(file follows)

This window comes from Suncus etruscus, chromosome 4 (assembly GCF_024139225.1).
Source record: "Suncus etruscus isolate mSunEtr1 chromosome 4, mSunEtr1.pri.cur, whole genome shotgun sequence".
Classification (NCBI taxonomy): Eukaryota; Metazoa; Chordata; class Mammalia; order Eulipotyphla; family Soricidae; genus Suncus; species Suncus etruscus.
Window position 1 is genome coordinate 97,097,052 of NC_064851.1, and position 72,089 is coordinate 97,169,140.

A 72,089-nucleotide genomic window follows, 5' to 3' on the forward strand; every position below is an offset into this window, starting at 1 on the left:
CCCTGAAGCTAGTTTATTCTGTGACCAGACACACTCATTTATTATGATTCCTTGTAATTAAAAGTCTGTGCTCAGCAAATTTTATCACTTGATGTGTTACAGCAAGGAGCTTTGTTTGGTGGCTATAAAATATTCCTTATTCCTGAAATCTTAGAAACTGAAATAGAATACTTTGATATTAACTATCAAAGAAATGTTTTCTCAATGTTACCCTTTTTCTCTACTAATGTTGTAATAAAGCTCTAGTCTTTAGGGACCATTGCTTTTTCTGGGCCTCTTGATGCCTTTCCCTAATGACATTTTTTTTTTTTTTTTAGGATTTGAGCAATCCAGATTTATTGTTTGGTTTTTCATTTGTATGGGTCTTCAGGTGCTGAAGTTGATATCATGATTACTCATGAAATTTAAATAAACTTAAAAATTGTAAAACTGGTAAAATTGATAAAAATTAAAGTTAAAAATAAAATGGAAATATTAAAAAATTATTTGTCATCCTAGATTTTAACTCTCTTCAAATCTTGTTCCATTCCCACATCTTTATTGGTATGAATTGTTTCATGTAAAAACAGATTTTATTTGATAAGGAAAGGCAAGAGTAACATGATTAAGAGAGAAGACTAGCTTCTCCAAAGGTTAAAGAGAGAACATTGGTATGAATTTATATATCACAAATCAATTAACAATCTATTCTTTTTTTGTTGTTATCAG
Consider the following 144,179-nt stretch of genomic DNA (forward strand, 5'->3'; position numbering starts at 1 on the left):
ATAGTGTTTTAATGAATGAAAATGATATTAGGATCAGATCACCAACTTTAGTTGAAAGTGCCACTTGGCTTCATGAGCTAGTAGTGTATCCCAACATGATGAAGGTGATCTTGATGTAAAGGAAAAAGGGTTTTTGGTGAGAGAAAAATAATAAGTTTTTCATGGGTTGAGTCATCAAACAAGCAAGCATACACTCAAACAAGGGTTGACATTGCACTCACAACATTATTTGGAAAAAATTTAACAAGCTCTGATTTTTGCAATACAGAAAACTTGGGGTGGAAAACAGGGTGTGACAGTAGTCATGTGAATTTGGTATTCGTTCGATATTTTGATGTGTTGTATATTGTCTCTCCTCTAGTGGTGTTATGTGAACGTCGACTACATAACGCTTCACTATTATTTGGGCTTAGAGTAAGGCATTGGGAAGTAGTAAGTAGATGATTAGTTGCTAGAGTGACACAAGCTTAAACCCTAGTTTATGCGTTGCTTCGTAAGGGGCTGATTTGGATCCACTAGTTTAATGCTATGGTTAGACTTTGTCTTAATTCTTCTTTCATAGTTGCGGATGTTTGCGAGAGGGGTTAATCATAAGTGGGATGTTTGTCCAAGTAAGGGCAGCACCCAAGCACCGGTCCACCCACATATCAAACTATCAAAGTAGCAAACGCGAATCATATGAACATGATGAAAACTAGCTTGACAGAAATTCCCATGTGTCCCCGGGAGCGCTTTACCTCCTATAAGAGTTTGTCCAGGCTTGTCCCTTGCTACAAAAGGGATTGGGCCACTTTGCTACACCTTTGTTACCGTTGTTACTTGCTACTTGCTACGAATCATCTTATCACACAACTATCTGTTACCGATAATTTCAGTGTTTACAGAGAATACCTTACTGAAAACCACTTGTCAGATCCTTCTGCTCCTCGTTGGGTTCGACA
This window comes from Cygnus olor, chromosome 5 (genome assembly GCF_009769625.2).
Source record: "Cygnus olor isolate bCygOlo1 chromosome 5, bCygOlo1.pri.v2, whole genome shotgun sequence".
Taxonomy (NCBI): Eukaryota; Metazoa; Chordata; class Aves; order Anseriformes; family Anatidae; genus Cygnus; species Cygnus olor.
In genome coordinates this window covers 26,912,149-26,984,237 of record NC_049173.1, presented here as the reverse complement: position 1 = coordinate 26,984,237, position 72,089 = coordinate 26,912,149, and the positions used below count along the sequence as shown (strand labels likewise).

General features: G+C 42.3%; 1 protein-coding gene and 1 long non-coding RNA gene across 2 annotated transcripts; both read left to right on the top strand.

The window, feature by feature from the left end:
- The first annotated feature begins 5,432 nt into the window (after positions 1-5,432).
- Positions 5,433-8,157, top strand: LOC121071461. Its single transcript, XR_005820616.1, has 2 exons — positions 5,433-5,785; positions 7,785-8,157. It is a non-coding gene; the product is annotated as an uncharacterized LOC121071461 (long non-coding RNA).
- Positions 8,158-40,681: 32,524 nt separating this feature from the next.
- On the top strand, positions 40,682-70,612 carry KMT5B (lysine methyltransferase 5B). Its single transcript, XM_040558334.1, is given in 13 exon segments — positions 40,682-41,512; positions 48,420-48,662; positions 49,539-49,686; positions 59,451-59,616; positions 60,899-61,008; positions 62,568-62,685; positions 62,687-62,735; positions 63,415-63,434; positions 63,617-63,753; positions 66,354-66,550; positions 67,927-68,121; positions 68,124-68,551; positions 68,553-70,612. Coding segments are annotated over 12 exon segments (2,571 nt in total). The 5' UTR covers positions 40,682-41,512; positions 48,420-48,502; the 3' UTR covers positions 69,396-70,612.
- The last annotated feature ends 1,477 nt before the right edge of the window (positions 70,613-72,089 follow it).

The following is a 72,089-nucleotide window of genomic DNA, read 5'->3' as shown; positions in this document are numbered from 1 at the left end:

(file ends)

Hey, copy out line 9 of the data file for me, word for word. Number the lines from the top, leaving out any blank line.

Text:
This window comes from Cygnus olor, chromosome 5 (genome assembly GCF_009769625.2).